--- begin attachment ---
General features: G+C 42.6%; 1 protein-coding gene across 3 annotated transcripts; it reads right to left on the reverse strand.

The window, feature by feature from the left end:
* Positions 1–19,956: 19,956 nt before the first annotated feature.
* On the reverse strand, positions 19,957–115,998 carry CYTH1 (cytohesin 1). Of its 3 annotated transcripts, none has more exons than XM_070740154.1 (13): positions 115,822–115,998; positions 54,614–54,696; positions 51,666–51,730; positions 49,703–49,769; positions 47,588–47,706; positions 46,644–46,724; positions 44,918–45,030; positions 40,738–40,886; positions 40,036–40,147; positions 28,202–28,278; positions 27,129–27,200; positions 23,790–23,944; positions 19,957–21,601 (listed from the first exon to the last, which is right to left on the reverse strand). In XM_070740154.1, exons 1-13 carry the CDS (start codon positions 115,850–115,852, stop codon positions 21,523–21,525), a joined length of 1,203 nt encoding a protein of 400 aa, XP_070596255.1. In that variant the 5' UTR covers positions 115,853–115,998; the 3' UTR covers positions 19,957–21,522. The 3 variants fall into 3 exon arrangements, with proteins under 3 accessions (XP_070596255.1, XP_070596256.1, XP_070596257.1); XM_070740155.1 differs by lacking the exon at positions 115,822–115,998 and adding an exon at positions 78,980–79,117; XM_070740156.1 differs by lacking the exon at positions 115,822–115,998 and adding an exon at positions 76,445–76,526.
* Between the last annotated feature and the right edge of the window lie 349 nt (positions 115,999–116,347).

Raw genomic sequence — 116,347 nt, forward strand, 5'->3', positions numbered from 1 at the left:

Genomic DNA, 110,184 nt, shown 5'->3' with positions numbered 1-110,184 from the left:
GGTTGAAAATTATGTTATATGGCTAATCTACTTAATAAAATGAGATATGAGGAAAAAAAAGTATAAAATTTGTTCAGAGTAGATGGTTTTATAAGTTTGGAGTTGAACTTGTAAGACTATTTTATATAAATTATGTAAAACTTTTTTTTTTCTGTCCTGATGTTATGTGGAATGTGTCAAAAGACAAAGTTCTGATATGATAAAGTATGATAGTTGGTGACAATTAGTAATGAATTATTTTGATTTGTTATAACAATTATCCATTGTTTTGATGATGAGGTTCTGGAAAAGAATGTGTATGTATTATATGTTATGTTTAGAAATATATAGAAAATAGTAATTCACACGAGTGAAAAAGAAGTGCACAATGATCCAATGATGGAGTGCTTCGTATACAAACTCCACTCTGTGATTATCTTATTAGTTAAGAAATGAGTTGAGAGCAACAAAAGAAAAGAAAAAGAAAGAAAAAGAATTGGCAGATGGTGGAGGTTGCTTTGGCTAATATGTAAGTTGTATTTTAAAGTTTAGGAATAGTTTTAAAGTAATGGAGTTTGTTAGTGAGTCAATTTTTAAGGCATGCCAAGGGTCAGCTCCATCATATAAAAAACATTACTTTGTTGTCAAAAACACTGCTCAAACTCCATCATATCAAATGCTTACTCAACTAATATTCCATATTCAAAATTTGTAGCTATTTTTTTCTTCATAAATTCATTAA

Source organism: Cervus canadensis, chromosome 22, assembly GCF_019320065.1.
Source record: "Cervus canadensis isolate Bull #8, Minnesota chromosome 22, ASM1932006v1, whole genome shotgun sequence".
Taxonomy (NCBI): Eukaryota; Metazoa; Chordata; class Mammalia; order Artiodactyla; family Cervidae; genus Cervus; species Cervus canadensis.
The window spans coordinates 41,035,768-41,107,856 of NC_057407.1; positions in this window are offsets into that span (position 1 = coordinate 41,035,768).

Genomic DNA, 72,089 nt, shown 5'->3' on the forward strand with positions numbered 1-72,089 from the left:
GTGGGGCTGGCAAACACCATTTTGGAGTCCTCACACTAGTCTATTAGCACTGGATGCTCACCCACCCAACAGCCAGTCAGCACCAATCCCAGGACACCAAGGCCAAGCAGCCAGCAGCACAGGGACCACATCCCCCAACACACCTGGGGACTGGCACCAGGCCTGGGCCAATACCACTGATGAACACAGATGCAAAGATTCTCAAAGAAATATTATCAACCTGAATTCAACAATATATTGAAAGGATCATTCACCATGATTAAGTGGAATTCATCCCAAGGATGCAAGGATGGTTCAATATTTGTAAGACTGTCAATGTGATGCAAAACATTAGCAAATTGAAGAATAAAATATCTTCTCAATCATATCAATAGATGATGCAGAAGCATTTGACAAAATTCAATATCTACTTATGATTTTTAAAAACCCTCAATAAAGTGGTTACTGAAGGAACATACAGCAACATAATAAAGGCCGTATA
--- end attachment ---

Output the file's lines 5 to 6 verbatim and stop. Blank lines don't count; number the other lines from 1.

* Between the last annotated feature and the right edge of the window lie 349 nt (positions 115,999–116,347).

Raw genomic sequence — 116,347 nt, forward strand, 5'->3', positions numbered from 1 at the left: